Apr 15, 2022
There are various options for finding free advice from a financial counselor or another money expert in the United States. The Financial Planning Association, the federal Volunteer Income Tax Assistance program, and the National Foundation for Credit Counseling are all examples of non-profit organizations that offer their services for free.
Many people in the United States are still worried about their finances, so this is good news for them. COVID-19 has caused financial hardship for many people, including rising debt, missed rent or mortgage payments, and the inability to cover unexpected needs like medical bills.
For certified financial planners, the FPA serves as a primary source of information and a source of support. Since its founding in 2000, the FPA has provided free, no-strings-attached financial planning advice to people in need.
There are roughly 80 CFPs on its COVID-19 Pro Bono Financial Planning Program's nationwide roster. The pro bono program's URL can be used to connect with a CFP in your region. CFPs will require you to sign a letter of engagement outlining the terms and conditions for working together.
A qualified debt counselor may thoroughly examine your financial situation, analyze the obstacles you have in affordably repaying your debt, and offer various options through a nationwide network of member organizations serving all 50 states and U.S. territories.
The NFCC's senior vice president of communications, Bruce McClary, notes that the program's primary advantage is not debt repayment per se.
"A debt management plan administered by the NFCC is distinct from a for-profit corporation since it includes continuing financial education, coaching, and assistance from a financial expert. For-profit debt-relief companies and bankruptcy will not help you with this."
To help individuals in need, the charity Foundation for Financial Planning has been doing this work for free since 1995.
Personal connections between volunteer financial advisers and those in need are supported by FFP funding. Read more. To assist customers in better understanding and enhancing their financial health, it provides a wealth of free financial planning information on its Consumer Resources website.
Many financial experts have decided to give back to their communities in response to the COVID-19 outbreak by offering free financial counseling. Some fee-only financial advisors have agreed to waive their fees to aid people in need.
Nearly 50 CFPs in 21 states are now on the FPA's expanding list, and some of them may be found on the FPA's website as well.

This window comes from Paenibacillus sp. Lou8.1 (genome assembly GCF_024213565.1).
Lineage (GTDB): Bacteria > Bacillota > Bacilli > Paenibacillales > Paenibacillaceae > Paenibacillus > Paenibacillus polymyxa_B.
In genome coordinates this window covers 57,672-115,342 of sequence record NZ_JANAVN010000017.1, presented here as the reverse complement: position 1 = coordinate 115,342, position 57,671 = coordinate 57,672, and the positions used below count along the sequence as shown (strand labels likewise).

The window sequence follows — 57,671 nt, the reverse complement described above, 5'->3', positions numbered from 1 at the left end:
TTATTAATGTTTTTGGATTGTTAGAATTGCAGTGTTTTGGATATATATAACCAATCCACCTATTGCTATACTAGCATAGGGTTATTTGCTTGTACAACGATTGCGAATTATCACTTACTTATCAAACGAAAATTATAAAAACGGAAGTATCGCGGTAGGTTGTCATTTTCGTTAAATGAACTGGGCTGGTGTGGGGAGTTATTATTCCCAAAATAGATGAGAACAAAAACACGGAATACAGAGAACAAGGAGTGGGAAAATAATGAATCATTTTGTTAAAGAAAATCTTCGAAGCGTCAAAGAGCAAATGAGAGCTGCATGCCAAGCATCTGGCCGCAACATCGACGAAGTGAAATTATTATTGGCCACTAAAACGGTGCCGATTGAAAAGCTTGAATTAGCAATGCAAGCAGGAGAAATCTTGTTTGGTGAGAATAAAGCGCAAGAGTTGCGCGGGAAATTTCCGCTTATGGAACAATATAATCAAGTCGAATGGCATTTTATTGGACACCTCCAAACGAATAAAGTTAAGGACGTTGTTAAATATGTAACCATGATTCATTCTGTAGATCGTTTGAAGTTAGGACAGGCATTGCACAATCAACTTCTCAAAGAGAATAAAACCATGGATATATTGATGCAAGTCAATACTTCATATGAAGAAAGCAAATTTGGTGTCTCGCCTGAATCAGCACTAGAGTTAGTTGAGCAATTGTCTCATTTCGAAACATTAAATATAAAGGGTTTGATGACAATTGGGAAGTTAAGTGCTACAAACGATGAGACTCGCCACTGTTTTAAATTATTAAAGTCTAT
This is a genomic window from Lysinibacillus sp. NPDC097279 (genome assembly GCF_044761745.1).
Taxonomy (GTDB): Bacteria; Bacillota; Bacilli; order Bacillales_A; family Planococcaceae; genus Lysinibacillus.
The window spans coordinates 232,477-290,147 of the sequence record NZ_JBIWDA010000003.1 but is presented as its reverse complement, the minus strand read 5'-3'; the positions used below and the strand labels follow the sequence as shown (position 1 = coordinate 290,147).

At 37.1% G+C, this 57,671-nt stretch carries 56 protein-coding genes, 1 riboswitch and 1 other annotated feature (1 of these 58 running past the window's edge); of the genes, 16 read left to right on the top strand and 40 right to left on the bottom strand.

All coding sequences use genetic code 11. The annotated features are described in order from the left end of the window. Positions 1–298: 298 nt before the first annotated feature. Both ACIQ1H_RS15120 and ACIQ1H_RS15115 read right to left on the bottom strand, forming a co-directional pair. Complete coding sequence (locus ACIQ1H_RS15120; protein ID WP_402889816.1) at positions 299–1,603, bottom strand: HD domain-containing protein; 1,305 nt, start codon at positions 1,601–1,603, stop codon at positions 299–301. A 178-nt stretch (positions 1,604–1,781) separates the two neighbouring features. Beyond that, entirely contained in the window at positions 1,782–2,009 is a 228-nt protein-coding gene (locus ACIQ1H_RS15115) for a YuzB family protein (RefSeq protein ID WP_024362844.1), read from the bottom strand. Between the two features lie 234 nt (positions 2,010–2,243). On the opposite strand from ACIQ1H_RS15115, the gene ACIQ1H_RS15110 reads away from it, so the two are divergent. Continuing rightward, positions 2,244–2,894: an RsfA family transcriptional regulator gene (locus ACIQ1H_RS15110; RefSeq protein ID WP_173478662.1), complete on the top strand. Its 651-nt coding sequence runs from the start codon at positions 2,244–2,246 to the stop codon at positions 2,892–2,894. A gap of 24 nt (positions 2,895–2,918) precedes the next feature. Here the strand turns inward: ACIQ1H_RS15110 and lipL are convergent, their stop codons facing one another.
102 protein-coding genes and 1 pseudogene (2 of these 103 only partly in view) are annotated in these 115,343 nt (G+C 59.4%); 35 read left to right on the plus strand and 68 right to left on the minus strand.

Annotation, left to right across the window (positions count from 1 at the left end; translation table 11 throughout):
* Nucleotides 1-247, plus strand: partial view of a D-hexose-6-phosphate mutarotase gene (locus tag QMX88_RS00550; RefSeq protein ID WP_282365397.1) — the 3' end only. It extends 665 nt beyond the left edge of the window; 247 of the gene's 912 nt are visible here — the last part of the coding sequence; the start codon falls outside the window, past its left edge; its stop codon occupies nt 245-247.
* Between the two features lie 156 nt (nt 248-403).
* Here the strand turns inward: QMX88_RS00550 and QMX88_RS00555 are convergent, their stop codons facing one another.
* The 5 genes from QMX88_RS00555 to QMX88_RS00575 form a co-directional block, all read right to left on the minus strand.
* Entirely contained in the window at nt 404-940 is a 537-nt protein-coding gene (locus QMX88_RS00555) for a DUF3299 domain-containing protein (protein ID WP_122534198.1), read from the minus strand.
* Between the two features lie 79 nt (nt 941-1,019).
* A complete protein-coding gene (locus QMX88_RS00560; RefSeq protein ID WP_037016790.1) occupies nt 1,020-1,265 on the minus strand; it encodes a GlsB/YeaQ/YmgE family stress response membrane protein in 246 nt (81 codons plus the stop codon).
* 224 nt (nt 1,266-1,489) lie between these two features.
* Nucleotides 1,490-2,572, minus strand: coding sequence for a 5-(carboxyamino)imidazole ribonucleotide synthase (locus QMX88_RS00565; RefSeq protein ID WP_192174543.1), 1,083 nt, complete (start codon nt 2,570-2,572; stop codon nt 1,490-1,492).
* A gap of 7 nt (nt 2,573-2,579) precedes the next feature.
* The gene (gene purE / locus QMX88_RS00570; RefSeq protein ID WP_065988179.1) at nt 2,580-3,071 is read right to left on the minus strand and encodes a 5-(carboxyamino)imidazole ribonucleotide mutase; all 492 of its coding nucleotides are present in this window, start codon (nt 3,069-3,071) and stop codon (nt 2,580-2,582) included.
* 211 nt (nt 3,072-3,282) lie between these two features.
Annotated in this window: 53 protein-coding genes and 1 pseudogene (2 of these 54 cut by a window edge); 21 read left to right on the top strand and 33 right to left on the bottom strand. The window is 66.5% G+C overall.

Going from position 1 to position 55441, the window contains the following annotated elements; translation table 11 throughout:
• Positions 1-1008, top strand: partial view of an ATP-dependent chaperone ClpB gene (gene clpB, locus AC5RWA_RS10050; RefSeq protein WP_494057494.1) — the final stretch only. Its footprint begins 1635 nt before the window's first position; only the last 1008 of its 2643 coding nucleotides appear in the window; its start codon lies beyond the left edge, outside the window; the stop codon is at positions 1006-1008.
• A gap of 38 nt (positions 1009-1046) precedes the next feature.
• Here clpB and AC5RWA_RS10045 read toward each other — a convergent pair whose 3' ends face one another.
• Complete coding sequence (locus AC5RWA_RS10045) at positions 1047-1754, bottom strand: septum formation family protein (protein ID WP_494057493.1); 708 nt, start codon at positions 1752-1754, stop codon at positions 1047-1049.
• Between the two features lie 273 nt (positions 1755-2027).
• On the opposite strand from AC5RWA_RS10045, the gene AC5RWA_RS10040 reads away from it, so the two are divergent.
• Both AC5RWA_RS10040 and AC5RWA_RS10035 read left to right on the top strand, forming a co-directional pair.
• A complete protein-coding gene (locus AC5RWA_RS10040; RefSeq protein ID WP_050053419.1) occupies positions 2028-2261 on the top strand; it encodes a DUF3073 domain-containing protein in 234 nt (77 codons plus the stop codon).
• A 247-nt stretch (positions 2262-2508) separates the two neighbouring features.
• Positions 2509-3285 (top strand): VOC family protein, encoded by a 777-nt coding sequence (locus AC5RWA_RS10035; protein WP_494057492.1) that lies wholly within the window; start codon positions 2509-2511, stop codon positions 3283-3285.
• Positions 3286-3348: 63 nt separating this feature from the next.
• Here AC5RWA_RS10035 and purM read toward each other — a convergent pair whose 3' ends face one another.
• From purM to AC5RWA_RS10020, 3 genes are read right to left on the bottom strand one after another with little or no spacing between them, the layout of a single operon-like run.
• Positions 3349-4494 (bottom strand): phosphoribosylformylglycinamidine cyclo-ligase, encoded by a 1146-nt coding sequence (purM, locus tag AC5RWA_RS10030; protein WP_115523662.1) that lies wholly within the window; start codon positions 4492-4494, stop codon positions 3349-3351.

Together with the Wells Fargo Foundation and the non-profit Yellow Ribbon Network, the Association for Financial Counseling & Planning Education offers free virtual counseling and coaching sessions and free COVID-19 financial resources with accredited financial counselors and fitness coaches for military personnel.
Benefits.gov's Volunteer Income Tax Assistance program provides free tax assistance to anyone making $54,000 or less, or those with disabilities, the elderly, or limited-English-speaking taxpayers.
The IRS offers free basic tax return preparation and computer filing to the public using IRS-certified volunteers.
When it comes to buying a property or dealing with foreclosures or credit concerns, the Department of Housing and Urban Development funds housing counseling centers.
You can discover a free foreclosure avoidance counselor if you're in danger of losing your home due to a default on your reverse mortgage.
If you're looking for a fee-based or commission-based financial advisor, look for someone with whom you're comfortable discussing your money. Make sure your financial planner or adviser has expertise working with people like you and your financial requirements and that they will communicate in a timely and orderly manner.
For a good fit, some things to ask a financial adviser include how they are paid, their qualifications and years in the financial services industry, and their specific areas of interest and skill. To be safe, inquire about the average amount of time they spend with their clients, both in-person and over the phone or email.
As a result of their ability to assist with a wide range of life's financial decisions, good financial planners and advisers are often compared to "life coaches."
A financial adviser may provide advice on buying a car, saving for education, and refinancing a mortgage. Their everyday interactions with other financial experts provide them insight into whether or not you're paying too much or not getting a good deal.
The best financial planners will help you achieve your financial objectives. Still, they will also help you avoid unnecessary investment risks, save money on insurance, and accomplish other significant financial milestones.